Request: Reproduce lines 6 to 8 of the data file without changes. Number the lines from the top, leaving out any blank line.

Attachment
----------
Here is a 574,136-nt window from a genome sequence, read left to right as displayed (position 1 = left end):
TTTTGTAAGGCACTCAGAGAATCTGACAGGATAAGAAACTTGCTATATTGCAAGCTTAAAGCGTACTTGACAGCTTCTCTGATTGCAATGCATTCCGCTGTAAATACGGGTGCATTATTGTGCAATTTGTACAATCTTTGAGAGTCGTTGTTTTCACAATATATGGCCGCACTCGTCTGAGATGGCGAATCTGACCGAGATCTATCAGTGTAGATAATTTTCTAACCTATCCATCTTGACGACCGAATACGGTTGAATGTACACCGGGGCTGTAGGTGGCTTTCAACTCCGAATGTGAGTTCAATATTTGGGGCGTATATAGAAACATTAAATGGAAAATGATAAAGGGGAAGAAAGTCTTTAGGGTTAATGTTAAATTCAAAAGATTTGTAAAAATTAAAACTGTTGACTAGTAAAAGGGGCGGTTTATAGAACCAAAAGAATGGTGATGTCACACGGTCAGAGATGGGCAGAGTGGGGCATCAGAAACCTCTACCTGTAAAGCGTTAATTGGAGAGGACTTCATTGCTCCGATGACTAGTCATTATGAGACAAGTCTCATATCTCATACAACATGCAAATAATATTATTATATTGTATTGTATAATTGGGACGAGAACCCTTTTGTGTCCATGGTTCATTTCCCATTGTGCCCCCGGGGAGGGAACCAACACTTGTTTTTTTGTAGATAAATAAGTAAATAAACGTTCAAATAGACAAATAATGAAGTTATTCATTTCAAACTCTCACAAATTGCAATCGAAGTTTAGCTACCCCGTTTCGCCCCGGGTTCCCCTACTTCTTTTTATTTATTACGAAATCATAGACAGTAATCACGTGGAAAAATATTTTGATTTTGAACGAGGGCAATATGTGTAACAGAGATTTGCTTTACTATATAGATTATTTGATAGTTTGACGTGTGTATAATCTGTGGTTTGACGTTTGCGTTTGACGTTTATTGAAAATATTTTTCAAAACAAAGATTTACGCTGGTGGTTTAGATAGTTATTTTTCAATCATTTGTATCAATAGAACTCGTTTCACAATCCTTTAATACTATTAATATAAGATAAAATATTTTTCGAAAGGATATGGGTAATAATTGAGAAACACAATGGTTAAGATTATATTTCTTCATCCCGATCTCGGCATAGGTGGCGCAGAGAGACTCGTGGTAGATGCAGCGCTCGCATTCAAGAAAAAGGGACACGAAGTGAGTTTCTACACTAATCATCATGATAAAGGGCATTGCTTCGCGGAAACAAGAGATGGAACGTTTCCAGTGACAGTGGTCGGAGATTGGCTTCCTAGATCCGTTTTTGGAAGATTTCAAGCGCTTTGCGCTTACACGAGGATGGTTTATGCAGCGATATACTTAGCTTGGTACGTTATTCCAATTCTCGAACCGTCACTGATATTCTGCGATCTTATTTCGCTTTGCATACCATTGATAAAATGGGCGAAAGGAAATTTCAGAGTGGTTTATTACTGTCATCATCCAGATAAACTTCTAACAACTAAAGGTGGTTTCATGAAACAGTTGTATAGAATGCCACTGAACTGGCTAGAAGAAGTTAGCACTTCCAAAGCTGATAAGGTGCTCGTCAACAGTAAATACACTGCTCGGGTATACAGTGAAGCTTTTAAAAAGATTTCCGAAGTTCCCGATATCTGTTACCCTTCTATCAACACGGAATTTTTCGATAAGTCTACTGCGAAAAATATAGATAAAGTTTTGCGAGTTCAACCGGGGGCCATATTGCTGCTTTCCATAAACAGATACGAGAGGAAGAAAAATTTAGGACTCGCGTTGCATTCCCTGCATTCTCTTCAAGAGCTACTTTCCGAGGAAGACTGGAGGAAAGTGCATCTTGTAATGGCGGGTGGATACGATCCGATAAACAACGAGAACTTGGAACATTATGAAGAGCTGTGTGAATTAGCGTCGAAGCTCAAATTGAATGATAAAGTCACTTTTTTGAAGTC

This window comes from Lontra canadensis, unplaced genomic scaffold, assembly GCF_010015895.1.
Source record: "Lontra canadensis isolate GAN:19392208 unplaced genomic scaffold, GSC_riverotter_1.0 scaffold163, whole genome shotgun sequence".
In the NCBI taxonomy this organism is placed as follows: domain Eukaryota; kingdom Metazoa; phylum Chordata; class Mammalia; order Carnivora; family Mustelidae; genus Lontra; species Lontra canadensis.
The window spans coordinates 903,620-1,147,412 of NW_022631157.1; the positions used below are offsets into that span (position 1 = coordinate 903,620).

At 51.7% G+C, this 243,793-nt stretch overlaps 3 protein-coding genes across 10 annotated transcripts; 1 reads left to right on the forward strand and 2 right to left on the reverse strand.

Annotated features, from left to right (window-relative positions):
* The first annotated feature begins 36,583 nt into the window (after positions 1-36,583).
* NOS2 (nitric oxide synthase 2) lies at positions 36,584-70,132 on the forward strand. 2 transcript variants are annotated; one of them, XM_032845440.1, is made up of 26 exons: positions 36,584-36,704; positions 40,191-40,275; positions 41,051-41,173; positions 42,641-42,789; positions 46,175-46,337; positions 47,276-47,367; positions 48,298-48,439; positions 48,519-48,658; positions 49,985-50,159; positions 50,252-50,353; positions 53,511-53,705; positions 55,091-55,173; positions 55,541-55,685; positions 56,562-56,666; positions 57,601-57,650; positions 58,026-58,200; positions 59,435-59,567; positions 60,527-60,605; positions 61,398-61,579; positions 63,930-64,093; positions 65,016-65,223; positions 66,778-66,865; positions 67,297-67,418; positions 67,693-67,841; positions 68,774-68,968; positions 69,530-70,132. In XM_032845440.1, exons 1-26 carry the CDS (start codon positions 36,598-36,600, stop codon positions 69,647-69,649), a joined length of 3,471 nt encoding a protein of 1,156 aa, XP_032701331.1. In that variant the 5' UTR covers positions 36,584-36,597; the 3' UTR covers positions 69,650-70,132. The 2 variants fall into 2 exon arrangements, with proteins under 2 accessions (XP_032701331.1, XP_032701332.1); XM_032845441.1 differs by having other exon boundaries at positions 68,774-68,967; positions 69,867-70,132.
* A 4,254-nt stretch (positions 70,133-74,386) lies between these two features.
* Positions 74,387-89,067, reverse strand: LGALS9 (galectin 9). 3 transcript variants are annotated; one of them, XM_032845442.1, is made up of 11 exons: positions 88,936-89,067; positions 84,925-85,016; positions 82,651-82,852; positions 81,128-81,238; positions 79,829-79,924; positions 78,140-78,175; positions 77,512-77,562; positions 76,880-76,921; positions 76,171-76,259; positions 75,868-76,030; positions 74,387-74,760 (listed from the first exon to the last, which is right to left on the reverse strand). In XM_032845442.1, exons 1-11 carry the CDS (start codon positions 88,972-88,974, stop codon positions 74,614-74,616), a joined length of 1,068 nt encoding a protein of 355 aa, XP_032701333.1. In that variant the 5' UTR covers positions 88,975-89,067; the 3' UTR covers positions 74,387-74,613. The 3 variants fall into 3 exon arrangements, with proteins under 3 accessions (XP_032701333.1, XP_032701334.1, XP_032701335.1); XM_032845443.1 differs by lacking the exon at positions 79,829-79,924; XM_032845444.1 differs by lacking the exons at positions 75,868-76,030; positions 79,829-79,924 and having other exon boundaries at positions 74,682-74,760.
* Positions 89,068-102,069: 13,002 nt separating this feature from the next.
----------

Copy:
The window spans coordinates 903,620-1,147,412 of NW_022631157.1; the positions used below are offsets into that span (position 1 = coordinate 903,620).

At 51.7% G+C, this 243,793-nt stretch overlaps 3 protein-coding genes across 10 annotated transcripts; 1 reads left to right on the forward strand and 2 right to left on the reverse strand.

Annotated features, from left to right (window-relative positions):